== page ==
## Search found 6 matches

- Tue Oct 09, 2012 1:19 pm UTC
- Forum: Individual XKCD Comic Threads
- Topic: 1118: "Microsoft"
- Replies:
**134** - Views:
**38911**

### Re: 1118: "Microsoft"

Can someone explain exactly what MS, Google, Facebook, and Apple are "guilty" of in this case? Is it fair to compare these companies? Microsoft tried to unfairly corner the market, but why is it unfair? Is it also fair for Apple/Google to buy up a bunch of silly patents? Did they try to un...

- Wed Oct 26, 2011 9:52 pm UTC
- Forum: Mathematics
- Topic: Probability question (subgroup versus whole group)
- Replies:
**7** - Views:
**1656**

### Re: Probability question (subgroup versus whole group)

Actually, another question comes to mind. Let's say I test the initial 80 and find that they're infected. The probability would no longer be 0 for the second group because it's possible that, say, everyone was infected. Let's say I want to know p(last 20 are infected) Would p(everyone in last 20 peo...

- Wed Oct 26, 2011 9:42 pm UTC
- Forum: Mathematics
- Topic: Probability question (subgroup versus whole group)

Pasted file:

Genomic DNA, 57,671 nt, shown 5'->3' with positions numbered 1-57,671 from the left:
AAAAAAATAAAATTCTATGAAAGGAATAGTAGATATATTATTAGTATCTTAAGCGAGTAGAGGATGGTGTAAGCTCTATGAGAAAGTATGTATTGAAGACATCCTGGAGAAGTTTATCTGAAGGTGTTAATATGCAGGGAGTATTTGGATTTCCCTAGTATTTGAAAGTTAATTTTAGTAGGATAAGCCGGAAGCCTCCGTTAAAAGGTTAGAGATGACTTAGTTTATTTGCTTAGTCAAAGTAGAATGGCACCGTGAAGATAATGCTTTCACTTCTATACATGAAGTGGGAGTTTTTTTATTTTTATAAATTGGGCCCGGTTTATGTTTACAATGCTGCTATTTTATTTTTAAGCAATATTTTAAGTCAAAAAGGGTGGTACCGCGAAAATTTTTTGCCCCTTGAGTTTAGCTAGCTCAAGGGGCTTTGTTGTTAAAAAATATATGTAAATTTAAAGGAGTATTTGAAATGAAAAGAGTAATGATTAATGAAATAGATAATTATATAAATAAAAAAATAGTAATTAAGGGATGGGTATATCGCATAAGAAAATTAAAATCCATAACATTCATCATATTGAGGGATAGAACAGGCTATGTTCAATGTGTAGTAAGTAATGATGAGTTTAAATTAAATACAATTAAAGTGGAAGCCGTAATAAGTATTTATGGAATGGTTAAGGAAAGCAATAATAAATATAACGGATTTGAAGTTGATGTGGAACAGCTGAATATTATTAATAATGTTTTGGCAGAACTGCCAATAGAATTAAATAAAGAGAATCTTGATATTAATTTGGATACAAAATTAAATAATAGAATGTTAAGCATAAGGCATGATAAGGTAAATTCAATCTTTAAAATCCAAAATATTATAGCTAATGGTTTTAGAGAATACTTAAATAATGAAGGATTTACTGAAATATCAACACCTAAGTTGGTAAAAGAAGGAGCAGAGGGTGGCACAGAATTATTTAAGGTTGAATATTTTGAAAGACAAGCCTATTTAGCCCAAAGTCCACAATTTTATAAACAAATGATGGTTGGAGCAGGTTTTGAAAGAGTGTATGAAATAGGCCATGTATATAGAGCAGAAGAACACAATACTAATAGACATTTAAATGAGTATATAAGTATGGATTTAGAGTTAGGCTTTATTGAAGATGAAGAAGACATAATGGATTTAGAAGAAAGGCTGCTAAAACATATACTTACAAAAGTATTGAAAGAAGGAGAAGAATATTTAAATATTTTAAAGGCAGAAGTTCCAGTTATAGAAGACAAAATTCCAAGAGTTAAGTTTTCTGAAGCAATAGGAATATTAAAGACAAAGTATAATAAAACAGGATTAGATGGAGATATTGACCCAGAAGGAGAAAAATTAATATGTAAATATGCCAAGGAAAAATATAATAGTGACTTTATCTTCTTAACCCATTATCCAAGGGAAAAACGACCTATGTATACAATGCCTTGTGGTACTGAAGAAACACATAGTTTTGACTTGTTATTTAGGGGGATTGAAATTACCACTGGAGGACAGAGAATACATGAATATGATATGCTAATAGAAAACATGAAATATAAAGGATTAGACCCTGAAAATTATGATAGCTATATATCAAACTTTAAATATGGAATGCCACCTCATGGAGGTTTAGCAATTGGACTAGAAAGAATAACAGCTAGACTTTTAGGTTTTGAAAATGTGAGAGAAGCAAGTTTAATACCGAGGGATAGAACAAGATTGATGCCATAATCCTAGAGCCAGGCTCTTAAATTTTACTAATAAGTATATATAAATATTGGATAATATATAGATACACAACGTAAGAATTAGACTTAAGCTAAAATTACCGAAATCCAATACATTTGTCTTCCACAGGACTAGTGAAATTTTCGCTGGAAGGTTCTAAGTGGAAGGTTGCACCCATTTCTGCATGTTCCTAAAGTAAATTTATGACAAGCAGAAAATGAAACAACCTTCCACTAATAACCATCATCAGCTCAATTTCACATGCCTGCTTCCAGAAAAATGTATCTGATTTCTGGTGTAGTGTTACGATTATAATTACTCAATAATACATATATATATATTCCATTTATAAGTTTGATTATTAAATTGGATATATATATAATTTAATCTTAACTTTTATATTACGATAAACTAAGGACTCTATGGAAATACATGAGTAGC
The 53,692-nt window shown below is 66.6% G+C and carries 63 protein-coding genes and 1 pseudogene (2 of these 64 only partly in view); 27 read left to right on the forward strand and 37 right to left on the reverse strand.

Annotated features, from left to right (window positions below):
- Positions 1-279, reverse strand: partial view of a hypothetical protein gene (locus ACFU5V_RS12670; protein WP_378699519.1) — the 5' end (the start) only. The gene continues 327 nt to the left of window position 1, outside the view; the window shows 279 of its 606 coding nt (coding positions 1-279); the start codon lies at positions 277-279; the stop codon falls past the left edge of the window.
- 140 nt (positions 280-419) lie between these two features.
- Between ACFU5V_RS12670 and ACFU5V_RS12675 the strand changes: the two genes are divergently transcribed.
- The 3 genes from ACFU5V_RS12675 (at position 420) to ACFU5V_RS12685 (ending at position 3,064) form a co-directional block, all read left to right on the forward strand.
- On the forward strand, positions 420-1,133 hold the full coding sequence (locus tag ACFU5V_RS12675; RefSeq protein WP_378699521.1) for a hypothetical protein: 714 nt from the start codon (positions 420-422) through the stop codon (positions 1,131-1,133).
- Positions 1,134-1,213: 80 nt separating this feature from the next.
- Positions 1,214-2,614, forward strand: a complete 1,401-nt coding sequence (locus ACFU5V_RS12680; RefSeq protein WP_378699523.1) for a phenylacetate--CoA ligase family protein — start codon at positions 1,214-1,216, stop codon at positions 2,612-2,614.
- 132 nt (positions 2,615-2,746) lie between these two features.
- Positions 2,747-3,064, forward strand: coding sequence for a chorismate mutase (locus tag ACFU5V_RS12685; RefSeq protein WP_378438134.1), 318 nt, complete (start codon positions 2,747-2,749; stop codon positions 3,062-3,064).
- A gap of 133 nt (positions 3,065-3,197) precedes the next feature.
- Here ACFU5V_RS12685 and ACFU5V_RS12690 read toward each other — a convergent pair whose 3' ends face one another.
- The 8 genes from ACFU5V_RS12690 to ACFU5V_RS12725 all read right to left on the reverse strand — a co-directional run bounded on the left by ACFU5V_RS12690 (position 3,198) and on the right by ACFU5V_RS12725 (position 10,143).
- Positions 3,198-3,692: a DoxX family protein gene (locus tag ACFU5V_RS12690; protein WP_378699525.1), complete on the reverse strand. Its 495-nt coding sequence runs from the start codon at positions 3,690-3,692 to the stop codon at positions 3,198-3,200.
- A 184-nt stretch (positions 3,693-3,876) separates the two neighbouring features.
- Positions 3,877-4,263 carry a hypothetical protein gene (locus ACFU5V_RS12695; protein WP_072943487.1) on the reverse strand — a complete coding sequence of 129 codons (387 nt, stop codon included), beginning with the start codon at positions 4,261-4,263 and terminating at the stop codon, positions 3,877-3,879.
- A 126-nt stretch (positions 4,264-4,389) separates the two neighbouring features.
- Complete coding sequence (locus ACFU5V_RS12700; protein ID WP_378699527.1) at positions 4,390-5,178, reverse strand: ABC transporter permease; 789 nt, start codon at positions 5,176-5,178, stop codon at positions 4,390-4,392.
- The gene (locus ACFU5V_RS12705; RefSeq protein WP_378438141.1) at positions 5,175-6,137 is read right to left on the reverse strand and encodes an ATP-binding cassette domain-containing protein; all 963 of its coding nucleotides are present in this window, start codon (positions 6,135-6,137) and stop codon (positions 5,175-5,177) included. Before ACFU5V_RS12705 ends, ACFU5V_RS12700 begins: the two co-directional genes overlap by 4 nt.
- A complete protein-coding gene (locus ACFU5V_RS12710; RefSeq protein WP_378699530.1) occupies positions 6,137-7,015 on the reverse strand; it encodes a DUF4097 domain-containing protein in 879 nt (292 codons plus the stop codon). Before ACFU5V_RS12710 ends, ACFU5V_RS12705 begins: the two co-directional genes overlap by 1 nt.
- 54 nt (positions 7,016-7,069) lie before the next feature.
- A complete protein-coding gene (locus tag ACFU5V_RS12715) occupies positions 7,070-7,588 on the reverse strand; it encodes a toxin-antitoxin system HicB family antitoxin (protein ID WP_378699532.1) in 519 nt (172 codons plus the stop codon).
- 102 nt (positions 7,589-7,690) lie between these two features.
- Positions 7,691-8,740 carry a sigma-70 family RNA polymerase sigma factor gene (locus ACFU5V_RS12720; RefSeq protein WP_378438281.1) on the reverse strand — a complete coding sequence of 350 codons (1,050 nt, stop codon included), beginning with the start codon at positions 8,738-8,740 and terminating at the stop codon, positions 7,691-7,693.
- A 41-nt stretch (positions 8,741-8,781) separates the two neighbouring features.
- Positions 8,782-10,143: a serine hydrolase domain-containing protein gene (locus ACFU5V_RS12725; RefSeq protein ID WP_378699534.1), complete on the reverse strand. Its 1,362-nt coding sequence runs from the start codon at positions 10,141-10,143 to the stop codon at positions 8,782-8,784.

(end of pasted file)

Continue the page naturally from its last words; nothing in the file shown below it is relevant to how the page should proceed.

- Replies:
**7** - Views:
**1656**

### Re: Probability question (subgroup versus whole group)

Hmm I suspected it was a Bayesian problem at its core. I had tried it out but had solved P(A and B) incorrectly. Your P(A and B) basically says "All of S is OK and at least one person in the remaining N-S people is not," right? So let's say we had 100 people, infection rate 2%. I take a hu...

- Wed Oct 26, 2011 9:16 pm UTC
- Forum: Mathematics
- Topic: Probability question (subgroup versus whole group)
- Replies:
**7** - Views:
**1656**

### Probability question (subgroup versus whole group)

My brain is blanking out on me, here. Let's say the rate of infection is p. You have a group of N people, and you *know* that *at least* 1 is infected. If I take a random sample of S people (S<N), and test them to see if they're infected, what is the probability that those S people will NOT be infec...

- Fri Aug 19, 2011 4:40 am UTC
- Forum: Mathematics
- Topic: Weighted coin question and probability
- Replies:
**10** - Views:
**2143**

### Re: Weighted coin question and probability

Yes I know it would involve some sort of Bayesian probability or a null hypothesis test of sorts, but I never knew how to actually compute it

- Thu Aug 18, 2011 5:05 pm UTC
- Forum: Mathematics
- Topic: Weighted coin question and probability
- Replies:
**10** - Views:
**2143**

### Weighted coin question and probability

Disclaimer: I have already graduated from college -- this isn't a homework question. I have always been curious about this: Say I have a coin. I flip it, and it turns up heads. I flip it again -- heads. And again, heads. My question is how would we assess the "probability that this coin is weig...